• Increased drinking and/or urinating (peeing)
  • Needing to urinate more than usual
  • Blood in their urine
  • Decreased appetite
  • Lethargy, or sleeping more than usual
  • Weight loss
  • Other symptoms at the same time, such as sickness or diarrhea

Make a note of any changes to their routine and let your veterinarian know at the appointment. If your cat has an underlying medical condition, then treating the condition often resolves the toileting issue.

How can I stop my cat from peeing in the house?

If your cat is urinating or defecating (pooing) in your home, naturally this is frustrating. With time, patience and some help from your veterinarian it is possible to reverse this behavior. So don’t despair!

If your veterinarian has ruled out a medical cause, here are some tips for preventing your cat from toileting in the house:

  • Prevention is better than cure, so try to address any issues as soon as they happen and before they become habit. If your cat toilets somewhere inappropriately, immediately clean the area with pet-safe deodorizing cleaner. If your cat can still smell where they have been, the scent will signal to them that this is their toilet area now. Make sure the cleaner doesn’t contain bleach or ammonia, since these can smell like cat urine.
  • Ensure you are offering enough choice. You should have one litter box per cat, plus one extra, ideally spread out with one on each floor.
  • Try placing a litter box in the area your cat is choosing to inappropriately toilet.
  • Avoid scented litters or any form of litter tray liner. Although more convenient for us, cats tend to dislike them!
  • Use your cats preferred litter material and depth of litter. If you aren’t sure then pay attention to where they choose to toilet around the home. Is it on soft bedding or hard tiles? Use this to help guide your choice. You could place two litter boxes next to each other, but with different litter inside, and see which your cat chooses.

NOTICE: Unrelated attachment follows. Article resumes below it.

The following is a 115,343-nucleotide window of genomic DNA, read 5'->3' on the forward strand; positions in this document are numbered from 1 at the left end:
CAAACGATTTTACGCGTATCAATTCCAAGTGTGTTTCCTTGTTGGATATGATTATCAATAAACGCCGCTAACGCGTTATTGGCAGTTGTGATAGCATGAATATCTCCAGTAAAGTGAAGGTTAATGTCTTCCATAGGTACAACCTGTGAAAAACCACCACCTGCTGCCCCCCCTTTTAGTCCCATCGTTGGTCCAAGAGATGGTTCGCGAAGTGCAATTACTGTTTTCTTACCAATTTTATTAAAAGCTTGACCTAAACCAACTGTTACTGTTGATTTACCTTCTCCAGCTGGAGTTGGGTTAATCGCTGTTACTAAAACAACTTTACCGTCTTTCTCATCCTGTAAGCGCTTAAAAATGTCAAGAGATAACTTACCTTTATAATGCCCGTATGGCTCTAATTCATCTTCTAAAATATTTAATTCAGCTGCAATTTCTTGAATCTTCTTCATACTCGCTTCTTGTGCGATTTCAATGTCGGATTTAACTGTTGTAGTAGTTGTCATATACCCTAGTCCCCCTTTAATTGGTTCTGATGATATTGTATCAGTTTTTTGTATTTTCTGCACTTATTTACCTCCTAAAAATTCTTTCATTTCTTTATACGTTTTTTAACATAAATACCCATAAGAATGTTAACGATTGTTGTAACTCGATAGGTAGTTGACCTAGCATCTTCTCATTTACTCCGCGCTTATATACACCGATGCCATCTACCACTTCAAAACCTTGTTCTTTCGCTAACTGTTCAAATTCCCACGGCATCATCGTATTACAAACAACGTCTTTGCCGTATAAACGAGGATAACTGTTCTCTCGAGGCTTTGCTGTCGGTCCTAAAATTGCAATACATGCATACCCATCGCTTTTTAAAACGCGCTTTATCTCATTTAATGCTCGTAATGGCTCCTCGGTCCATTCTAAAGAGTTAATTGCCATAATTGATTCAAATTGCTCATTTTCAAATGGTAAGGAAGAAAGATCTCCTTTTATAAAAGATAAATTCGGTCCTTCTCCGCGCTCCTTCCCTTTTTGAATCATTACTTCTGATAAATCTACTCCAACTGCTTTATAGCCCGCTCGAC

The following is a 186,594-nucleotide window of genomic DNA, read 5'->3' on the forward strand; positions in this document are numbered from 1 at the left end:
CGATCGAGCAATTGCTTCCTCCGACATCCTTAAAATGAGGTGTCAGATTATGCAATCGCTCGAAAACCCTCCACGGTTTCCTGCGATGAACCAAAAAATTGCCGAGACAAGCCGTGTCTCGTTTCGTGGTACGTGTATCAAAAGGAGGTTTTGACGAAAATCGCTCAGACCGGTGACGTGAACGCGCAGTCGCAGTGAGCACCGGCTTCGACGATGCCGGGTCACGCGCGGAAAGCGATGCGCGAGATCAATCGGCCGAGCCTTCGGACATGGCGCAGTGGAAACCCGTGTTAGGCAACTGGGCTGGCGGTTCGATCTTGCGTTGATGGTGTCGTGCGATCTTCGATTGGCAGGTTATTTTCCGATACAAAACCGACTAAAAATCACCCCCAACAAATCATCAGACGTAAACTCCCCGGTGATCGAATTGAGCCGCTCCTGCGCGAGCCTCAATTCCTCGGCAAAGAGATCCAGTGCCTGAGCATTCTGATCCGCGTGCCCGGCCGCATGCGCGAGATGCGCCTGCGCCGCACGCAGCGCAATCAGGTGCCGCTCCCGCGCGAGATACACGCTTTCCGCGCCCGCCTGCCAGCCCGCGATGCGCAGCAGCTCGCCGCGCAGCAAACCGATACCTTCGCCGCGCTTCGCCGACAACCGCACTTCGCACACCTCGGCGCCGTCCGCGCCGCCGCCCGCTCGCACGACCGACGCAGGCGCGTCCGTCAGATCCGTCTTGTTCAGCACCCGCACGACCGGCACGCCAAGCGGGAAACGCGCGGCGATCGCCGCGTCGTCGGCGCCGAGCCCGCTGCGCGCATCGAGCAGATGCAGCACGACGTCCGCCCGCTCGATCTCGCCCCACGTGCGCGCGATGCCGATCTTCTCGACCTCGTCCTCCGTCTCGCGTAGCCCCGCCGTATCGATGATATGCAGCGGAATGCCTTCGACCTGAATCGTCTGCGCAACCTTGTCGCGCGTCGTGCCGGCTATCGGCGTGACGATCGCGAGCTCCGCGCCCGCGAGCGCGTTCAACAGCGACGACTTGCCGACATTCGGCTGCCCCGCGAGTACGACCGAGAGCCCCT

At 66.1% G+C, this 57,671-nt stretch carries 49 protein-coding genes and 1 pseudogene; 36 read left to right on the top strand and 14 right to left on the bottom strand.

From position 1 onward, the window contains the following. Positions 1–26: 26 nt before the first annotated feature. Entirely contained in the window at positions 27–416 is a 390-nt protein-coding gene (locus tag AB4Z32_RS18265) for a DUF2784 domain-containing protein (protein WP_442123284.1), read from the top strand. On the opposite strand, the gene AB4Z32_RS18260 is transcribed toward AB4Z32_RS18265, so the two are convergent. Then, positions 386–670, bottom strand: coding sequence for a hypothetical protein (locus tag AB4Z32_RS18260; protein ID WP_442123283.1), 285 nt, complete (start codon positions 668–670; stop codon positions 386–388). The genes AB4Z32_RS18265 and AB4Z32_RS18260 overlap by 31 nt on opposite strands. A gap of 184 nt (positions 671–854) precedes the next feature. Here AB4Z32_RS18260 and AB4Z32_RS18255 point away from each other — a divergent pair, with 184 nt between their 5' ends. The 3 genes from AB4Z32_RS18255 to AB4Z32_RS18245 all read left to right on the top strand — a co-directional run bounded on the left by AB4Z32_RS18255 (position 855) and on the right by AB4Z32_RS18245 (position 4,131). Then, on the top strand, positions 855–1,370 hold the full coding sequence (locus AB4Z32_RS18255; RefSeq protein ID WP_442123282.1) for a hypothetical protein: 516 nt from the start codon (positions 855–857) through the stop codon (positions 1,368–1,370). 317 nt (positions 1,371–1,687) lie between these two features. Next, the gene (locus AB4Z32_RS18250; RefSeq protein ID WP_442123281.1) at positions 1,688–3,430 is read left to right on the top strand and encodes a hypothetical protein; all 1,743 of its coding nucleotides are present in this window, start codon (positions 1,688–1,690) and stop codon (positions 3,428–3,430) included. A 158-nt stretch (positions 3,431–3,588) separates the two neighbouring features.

• Ensure your litter trays are large enough. Many on the market are not large enough for an adult cat to turn around in. if you’ve ever watched your cat pee, you’ll know this is an important part of the toileting process! If your tray has a hood, consider using an open one.
  • If your cat is elderly or has an injury, ensure the sides of the litter box are low enough that your cat can easily step into it.
  • Place litter trays away from food, water and their bed. Cats will not eat or sleep and toilet in the same place.
  • Clean the litter tray regularly. Cats are very clean, fastidious creatures and will not toilet in a dirty box! Scoop regularly (at least twice a day) and wash the box with mild dishwashing liquid weekly. Avoid using scented cleaners, which may deter your cat.
  • Consider using natural calming products to ease any stress, such as pheromone plug-ins.

Conclusion

Cat litter box problems can be very stressful for pet parents. Take comfort that they are common, and you are not alone! Be sure to take your cat for a veterinary checkup, to rule out any medical causes. Remember not to get cross or punish your cat, as this usually makes the problem worse.

Every cat has unique needs and preferences; it’s a matter of finding out what they are. If your veterinarian has ruled out medical causes and you’ve tried all these tips, but your cat is still toileting in the house, then talk to your veterinarian about a referral to a veterinary behaviorist.

To schedule an appointment, give us a call at 845-562-7861 or complete our online request form. We will follow up with you shortly to confirm. We look forward to meeting you!